More posthumous uncollected prose from the Dirty Old Man. Calonne (English/Eastern Michigan Univ.; William Saroyan: My Real Work Is Being, 1983, etc.), who previously edited a volume of Bukowski's interviews, digs up a few more fragments from the author's vast-and scattershot-oeuvre. As with many "uncollected" selections, the results are a mixed bag, but Bukowski's gruff directness and take-no-crap attitude shine through. Discussing his style in "Basic Training," he writes, "I hurled myself toward my personal god: SIMPLICITY. The tighter and smaller you got it the less chance there was of error and the lie. Genius could be the ability to say a profound thing in a simple way." Certainly, much of Bukowski's genius lay in his plainspoken, immediate, self-assured prose, but his constant attack on the literary establishment also earned him accolades-and scorn-from fellow writers and critics. He held special contempt for pretentious elitists, those, as Calonne eloquently notes in his illuminating introduction, "who tried to domesticate the sacred barbaric Muse: the disruptive, primal, archaic, violent, inchoate forces of the creative unconscious." In the more than 35 pieces that comprise the volume, Bukowski runs through all his favorite topics-drinking, fighting, women, horse-racing ("A track is some place you go so you won't stare at the walls and whack off, or swallow ant poison")-but he's at his most lucid and powerful when he explores the process of writing, both his own and others (Artaud, Hemingway, his hero John Fante). There's a neat deconstruction of Ezra Pound, excerpts from his "Notes of a Dirty Old Man" column and a peripatetic review of a Rolling Stones concert. Though a few ofthe selections are little more than ill-formed rants, probably originally scrawled across a bar napkin, there is plenty of the visceral, potent, even graphically sexual (tame readers beware of "Workout") material to satisfy fans. Not for novices, but a welcome addition to Bukowski's growing library.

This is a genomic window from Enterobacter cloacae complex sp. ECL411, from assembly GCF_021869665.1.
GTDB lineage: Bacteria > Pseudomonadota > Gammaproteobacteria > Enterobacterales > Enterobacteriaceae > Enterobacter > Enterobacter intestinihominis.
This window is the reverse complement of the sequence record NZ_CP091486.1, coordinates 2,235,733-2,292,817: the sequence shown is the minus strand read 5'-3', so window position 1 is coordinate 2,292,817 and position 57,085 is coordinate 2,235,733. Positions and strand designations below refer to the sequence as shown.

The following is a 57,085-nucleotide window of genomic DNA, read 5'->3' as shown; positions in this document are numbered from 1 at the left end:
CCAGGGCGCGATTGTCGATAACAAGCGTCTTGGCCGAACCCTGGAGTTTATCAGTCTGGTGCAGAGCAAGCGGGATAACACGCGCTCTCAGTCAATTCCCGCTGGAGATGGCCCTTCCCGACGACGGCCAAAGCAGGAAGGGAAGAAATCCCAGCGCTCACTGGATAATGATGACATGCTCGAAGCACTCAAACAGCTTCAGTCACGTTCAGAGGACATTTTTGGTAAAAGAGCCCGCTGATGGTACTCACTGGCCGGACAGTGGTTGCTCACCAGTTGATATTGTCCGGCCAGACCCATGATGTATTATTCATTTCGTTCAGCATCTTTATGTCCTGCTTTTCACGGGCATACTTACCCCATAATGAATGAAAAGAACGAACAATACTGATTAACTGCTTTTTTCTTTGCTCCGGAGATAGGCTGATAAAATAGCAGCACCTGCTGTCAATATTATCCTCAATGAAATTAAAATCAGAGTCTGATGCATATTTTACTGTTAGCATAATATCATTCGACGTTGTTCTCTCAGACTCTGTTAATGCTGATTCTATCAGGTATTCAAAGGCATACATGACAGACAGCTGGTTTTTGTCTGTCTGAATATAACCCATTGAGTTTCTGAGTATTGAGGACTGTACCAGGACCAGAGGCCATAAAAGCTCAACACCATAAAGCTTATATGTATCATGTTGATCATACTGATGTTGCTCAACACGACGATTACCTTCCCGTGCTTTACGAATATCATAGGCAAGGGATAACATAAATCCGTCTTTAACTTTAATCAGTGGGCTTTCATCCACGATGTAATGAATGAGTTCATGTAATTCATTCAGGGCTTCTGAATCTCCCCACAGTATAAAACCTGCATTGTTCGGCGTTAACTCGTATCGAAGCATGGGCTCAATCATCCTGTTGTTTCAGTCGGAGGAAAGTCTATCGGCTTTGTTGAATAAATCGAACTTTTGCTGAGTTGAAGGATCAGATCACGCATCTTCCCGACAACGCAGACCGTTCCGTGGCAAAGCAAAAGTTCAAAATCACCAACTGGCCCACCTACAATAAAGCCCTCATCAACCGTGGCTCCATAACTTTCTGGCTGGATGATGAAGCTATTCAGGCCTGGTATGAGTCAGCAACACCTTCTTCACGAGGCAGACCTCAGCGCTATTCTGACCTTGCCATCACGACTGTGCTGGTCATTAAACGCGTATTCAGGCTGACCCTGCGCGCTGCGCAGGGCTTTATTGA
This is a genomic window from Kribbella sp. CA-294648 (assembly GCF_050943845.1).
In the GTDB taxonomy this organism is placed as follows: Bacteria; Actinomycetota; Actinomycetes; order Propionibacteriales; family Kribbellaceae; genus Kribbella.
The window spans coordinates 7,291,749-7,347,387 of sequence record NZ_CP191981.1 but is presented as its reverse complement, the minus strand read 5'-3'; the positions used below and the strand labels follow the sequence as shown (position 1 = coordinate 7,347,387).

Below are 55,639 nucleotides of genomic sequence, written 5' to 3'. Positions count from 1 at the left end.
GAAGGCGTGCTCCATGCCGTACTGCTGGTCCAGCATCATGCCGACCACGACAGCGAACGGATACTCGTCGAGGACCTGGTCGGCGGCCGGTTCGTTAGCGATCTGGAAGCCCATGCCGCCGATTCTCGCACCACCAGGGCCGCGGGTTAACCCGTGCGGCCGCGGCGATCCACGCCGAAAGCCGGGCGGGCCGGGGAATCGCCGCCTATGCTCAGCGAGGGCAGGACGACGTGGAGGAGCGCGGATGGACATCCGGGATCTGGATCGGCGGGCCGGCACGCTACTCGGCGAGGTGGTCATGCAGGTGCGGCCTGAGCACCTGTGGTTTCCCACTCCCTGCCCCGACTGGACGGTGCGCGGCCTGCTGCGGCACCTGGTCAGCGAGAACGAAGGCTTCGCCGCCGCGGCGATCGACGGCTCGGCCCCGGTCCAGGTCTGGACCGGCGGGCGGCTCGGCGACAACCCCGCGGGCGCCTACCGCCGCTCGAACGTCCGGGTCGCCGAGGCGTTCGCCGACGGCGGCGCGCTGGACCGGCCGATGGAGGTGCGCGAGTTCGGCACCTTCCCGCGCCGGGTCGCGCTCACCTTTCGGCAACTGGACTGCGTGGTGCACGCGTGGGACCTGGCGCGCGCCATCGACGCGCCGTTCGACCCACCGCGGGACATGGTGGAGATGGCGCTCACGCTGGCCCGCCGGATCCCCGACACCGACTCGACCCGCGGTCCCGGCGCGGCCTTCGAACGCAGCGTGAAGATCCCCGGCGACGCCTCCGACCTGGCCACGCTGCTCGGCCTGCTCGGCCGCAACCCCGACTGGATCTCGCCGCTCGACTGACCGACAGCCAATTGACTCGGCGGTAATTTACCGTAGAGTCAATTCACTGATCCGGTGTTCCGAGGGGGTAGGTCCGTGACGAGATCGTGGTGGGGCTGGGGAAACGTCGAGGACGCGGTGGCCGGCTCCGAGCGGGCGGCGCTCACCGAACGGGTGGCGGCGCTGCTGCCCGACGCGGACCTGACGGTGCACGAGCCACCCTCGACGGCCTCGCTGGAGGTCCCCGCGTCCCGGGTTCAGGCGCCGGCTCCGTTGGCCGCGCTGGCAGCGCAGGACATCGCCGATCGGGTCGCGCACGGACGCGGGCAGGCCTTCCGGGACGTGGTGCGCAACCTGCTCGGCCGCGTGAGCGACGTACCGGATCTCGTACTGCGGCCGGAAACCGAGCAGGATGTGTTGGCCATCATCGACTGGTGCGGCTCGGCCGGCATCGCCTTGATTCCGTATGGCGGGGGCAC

Product Details

City Lights Books
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8.94(w) x 10.88(h) x 0.79(d)

What People are Saying About This

Jerry Stahl
Portions from a Wine-Stained Notebook is as vivid, bad-ass, screamingly funny, and gutter-angelic as the man himself. (Jerry Stahl, author of Permanent Midnight, Perv, Plainclothes Naked, and I, Fatty.)
John Martin
Finally...David Calonne has unearthed Portions...the previously missing link in Bukowski's oeuvre that suddenly makes everything come clear. (John Martin, Black Sparrow Press)
Eileen Myles
He [Bukowski] wrote American. When it meant something good. Fucked up, male, but incredibly true. In a distinct rhythm. (Eileen Myles, author of Sorry, Tree and Cool for You)

Meet the Author

Charles Bukowski was born in Andernach, Germany in 1920 and brought to Los Angeles at age three. Using the city as a backdrop for his work, Bukowski wrote prolifically, publishing over fifty volumes of poetry and prose. He died in San Pedro, California on March 9, 1994. His books are widely translated and posthumous volumes continue to appear. David Calonne is the editor of a previous book of uncollected Bukowski, Portions from a Wine-Stained Notebook, as well as a volume of interviews, Charles Bukowski: Sunshine Here I Am. He presently teaches at East Michigan University.

Brief Biography

Date of Birth:
August 16, 1920
Date of Death:
March 9, 1994
Place of Birth:
Andernach, Germany
Place of Death:
San Pedro, California
Los Angeles City College, 2 years